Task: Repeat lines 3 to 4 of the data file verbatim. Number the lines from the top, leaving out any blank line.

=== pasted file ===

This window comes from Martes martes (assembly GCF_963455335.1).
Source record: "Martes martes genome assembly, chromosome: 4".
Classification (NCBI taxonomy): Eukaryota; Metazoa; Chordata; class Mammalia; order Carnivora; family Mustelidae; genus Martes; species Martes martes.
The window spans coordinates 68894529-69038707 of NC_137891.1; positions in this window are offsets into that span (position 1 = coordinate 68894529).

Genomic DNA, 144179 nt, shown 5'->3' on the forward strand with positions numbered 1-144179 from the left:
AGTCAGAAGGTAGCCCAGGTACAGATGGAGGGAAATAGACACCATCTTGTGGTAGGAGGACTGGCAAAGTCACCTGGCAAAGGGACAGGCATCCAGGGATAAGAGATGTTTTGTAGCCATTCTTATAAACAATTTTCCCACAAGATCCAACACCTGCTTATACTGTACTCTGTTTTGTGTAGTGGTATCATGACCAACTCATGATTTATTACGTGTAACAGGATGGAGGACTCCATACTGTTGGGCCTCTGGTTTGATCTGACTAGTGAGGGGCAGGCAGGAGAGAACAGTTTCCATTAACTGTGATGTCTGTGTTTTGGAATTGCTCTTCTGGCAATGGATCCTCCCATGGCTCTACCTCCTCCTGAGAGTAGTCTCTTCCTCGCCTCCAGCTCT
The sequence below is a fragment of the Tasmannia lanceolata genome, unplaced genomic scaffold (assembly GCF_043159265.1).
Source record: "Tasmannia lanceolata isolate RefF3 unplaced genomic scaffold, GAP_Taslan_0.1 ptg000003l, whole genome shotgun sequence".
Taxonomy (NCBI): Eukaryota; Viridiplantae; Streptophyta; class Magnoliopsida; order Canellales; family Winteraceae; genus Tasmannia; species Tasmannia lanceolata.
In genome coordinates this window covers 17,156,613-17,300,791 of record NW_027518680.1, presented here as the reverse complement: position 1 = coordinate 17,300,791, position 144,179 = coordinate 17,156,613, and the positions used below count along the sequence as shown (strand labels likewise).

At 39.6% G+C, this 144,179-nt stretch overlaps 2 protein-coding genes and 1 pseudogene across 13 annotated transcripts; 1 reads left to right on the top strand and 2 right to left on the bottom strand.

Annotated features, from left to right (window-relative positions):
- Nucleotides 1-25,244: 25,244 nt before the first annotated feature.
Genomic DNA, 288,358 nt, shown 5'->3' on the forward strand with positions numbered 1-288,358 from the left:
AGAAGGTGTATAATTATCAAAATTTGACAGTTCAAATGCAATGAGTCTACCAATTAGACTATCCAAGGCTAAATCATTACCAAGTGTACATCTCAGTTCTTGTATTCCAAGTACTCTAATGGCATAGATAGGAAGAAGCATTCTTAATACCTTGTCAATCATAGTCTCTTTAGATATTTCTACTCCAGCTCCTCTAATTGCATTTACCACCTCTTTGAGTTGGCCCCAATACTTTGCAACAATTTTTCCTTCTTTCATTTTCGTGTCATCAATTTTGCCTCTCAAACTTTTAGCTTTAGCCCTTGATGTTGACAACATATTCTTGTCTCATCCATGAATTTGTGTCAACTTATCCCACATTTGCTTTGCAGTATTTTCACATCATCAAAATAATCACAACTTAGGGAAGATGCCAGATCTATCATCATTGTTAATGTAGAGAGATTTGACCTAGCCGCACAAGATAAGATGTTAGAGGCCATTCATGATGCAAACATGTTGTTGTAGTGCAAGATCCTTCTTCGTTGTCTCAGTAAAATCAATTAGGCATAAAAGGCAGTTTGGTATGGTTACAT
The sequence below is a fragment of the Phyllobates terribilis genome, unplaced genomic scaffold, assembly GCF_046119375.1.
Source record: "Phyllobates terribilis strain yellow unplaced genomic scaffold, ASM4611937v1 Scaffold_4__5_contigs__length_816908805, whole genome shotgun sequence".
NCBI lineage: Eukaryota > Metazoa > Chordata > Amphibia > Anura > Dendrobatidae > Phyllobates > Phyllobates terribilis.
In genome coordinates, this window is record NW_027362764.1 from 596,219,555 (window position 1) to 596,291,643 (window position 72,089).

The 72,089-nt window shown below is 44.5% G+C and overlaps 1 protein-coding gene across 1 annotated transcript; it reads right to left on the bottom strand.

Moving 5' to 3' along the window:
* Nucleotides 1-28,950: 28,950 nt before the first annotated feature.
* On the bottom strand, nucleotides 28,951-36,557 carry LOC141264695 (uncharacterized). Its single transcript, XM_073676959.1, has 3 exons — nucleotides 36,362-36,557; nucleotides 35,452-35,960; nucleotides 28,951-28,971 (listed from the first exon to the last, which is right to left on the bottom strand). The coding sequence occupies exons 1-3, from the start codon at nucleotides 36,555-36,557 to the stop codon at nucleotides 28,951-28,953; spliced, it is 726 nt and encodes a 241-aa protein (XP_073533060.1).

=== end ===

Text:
Classification (NCBI taxonomy): Eukaryota; Metazoa; Chordata; class Mammalia; order Carnivora; family Mustelidae; genus Martes; species Martes martes.
The window spans coordinates 68894529-69038707 of NC_137891.1; positions in this window are offsets into that span (position 1 = coordinate 68894529).